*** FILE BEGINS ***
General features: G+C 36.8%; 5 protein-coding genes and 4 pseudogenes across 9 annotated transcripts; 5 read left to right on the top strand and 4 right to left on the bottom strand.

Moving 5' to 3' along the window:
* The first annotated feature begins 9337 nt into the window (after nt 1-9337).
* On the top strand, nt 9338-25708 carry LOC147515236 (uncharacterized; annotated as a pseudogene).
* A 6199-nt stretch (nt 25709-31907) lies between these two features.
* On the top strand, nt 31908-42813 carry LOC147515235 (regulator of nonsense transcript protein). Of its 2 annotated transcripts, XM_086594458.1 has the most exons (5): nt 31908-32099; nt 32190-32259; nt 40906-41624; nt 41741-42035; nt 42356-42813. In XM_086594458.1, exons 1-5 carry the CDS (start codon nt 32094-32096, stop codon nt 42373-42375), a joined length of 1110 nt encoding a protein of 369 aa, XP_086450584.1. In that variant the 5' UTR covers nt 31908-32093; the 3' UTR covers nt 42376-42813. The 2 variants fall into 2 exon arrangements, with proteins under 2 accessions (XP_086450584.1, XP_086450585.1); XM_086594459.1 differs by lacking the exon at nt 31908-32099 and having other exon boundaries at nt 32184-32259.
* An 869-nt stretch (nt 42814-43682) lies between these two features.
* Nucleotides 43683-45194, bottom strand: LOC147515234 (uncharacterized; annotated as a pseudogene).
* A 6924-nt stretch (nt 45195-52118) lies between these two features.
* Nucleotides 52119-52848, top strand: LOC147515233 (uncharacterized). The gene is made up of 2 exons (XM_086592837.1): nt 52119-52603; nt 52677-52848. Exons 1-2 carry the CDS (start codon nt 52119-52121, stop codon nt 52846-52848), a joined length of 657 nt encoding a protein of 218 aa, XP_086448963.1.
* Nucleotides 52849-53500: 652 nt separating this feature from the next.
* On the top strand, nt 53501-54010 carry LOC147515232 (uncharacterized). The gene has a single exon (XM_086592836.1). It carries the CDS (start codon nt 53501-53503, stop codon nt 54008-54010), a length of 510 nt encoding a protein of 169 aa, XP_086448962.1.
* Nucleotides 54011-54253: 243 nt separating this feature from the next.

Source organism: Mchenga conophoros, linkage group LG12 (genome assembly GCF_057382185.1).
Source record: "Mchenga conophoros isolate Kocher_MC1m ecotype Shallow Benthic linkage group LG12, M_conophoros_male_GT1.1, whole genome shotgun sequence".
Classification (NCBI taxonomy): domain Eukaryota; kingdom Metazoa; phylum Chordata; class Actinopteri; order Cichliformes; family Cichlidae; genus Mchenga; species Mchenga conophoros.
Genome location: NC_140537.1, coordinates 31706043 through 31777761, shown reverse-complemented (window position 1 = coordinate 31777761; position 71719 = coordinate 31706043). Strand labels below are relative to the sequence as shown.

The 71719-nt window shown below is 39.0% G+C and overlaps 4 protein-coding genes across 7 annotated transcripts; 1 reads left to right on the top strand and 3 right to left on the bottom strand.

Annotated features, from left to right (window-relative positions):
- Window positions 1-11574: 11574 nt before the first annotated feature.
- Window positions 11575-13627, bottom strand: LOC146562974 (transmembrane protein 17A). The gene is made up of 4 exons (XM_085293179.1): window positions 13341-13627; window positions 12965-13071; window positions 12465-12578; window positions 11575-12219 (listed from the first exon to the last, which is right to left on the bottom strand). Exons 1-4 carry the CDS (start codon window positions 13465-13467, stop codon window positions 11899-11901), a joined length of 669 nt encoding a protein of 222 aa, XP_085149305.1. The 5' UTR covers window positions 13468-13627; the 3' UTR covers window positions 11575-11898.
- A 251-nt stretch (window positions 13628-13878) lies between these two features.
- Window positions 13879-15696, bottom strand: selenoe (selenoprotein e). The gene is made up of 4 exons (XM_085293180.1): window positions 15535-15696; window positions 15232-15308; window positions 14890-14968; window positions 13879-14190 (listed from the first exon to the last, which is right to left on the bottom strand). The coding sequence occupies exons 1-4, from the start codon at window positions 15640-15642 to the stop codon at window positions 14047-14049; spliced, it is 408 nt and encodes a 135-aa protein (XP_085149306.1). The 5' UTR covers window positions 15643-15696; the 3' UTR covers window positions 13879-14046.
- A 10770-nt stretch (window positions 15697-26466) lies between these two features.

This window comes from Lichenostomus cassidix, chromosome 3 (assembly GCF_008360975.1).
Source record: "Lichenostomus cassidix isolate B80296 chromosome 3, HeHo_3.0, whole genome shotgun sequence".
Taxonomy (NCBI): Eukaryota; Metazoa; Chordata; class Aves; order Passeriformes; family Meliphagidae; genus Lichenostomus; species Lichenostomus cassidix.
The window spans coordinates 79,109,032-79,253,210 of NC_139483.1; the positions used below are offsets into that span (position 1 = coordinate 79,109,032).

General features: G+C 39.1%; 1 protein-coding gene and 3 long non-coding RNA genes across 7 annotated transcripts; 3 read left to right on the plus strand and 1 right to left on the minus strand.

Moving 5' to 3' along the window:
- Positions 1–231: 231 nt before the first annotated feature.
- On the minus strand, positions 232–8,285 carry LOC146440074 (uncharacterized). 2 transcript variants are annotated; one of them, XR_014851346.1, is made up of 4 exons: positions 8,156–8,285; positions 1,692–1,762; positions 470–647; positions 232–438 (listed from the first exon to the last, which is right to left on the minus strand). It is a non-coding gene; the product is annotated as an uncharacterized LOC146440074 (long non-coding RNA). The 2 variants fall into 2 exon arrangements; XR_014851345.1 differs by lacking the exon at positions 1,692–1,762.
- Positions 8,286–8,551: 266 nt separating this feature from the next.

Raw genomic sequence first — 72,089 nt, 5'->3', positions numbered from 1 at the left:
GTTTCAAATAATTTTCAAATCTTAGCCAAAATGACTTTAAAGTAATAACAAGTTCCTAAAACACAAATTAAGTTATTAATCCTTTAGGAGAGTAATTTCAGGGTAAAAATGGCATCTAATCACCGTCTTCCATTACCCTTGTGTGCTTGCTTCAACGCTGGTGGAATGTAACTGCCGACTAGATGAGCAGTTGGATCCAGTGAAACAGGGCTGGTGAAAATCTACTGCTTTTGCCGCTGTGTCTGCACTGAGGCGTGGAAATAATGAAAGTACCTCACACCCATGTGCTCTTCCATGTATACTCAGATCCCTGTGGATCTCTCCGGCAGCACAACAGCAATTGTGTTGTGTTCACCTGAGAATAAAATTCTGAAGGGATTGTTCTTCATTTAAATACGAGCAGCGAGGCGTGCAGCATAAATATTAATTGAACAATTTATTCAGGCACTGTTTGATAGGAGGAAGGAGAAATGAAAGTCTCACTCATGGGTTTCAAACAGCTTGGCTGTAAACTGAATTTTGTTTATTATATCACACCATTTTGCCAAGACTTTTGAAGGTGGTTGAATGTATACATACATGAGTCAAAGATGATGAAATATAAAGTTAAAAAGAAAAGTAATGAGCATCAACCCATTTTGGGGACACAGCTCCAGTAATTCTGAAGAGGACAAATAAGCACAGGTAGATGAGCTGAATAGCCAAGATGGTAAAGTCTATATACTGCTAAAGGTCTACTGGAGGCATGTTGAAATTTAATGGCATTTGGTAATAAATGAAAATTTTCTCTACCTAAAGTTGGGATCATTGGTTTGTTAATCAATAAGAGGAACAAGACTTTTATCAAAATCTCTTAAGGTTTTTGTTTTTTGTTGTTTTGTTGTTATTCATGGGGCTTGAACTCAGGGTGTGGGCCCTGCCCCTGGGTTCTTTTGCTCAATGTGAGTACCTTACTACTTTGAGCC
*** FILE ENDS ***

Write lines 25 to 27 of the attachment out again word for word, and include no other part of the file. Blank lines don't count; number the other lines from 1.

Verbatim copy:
This window comes from Lichenostomus cassidix, chromosome 3 (assembly GCF_008360975.1).
Source record: "Lichenostomus cassidix isolate B80296 chromosome 3, HeHo_3.0, whole genome shotgun sequence".
Taxonomy (NCBI): Eukaryota; Metazoa; Chordata; class Aves; order Passeriformes; family Meliphagidae; genus Lichenostomus; species Lichenostomus cassidix.